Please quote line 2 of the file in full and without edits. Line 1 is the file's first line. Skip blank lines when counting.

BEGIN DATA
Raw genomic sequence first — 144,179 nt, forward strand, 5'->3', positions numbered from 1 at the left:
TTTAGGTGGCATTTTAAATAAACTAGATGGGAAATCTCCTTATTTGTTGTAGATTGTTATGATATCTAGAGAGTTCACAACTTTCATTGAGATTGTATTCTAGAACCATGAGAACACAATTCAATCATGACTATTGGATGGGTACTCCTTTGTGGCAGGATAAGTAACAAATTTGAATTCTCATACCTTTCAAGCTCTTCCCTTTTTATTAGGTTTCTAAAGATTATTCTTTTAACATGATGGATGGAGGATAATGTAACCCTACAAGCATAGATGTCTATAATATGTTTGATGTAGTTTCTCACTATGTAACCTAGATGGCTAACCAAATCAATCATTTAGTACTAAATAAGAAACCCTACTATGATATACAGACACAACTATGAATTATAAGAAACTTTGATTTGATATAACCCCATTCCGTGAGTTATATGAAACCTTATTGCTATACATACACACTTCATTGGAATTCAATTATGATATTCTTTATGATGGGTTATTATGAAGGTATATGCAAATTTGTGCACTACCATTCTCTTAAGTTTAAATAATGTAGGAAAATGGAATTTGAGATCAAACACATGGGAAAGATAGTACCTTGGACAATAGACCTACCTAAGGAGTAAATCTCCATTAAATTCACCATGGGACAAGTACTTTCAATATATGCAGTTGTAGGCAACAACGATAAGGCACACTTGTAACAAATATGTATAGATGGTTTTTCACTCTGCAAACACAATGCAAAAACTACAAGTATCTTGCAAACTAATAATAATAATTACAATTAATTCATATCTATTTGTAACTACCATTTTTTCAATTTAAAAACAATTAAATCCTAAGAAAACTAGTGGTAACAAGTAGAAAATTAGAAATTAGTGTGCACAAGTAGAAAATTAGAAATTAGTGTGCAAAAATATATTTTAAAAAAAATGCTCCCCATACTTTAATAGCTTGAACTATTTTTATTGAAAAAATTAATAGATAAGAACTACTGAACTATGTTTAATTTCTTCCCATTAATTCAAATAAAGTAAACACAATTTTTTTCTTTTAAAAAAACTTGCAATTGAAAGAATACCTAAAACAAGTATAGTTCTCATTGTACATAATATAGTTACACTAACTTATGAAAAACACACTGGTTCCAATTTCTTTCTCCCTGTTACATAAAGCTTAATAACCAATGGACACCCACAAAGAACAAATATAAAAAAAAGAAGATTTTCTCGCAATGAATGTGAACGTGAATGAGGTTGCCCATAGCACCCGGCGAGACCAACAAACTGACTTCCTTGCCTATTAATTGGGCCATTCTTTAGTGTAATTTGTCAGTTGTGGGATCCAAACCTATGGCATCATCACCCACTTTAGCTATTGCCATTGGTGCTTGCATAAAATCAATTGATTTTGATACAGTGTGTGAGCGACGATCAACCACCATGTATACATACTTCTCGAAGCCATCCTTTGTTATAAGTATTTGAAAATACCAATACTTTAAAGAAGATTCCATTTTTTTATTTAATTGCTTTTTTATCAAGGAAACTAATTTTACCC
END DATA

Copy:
TTTAGGTGGCATTTTAAATAAACTAGATGGGAAATCTCCTTATTTGTTGTAGATTGTTATGATATCTAGAGAGTTCACAACTTTCATTGAGATTGTATTCTAGAACCATGAGAACACAATTCAATCATGACTATTGGATGGGTACTCCTTTGTGGCAGGATAAGTAACAAATTTGAATTCTCATACCTTTCAAGCTCTTCCCTTTTTATTAGGTTTCTAAAGATTATTCTTTTAACATGATGGATGGAGGATAATGTAACCCTACAAGCATAGATGTCTATAATATGTTTGATGTAGTTTCTCACTATGTAACCTAGATGGCTAACCAAATCAATCATTTAGTACTAAATAAGAAACCCTACTATGATATACAGACACAACTATGAATTATAAGAAACTTTGATTTGATATAACCCCATTCCGTGAGTTATATGAAACCTTATTGCTATACATACACACTTCATTGGAATTCAATTATGATATTCTTTATGATGGGTTATTATGAAGGTATATGCAAATTTGTGCACTACCATTCTCTTAAGTTTAAATAATGTAGGAAAATGGAATTTGAGATCAAACACATGGGAAAGATAGTACCTTGGACAATAGACCTACCTAAGGAGTAAATCTCCATTAAATTCACCATGGGACAAGTACTTTCAATATATGCAGTTGTAGGCAACAACGATAAGGCACACTTGTAACAAATATGTATAGATGGTTTTTCACTCTGCAAACACAATGCAAAAACTACAAGTATCTTGCAAACTAATAATAATAATTACAATTAATTCATATCTATTTGTAACTACCATTTTTTCAATTTAAAAACAATTAAATCCTAAGAAAACTAGTGGTAACAAGTAGAAAATTAGAAATTAGTGTGCACAAGTAGAAAATTAGAAATTAGTGTGCAAAAATATATTTTAAAAAAAATGCTCCCCATACTTTAATAGCTTGAACTATTTTTATTGAAAAAATTAATAGATAAGAACTACTGAACTATGTTTAATTTCTTCCCATTAATTCAAATAAAGTAAACACAATTTTTTTCTTTTAAAAAAACTTGCAATTGAAAGAATACCTAAAACAAGTATAGTTCTCATTGTACATAATATAGTTACACTAACTTATGAAAAACACACTGGTTCCAATTTCTTTCTCCCTGTTACATAAAGCTTAATAACCAATGGACACCCACAAAGAACAAATATAAAAAAAAGAAGATTTTCTCGCAATGAATGTGAACGTGAATGAGGTTGCCCATAGCACCCGGCGAGACCAACAAACTGACTTCCTTGCCTATTAATTGGGCCATTCTTTAGTGTAATTTGTCAGTTGTGGGATCCAAACCTATGGCATCATCACCCACTTTAGCTATTGCCATTGGTGCTTGCATAAAATCAATTGATTTTGATACAGTGTGTGAGCGACGATCAACCACCATGTATACATACTTCTCGAAGCCATCCTTTGTTATAAGTATTTGAAAATACCAATACTTTAAAGAAGATTCCATTTTTTTATTTAATTGCTTTTTTATCAAGGAAACTAATTTTACCC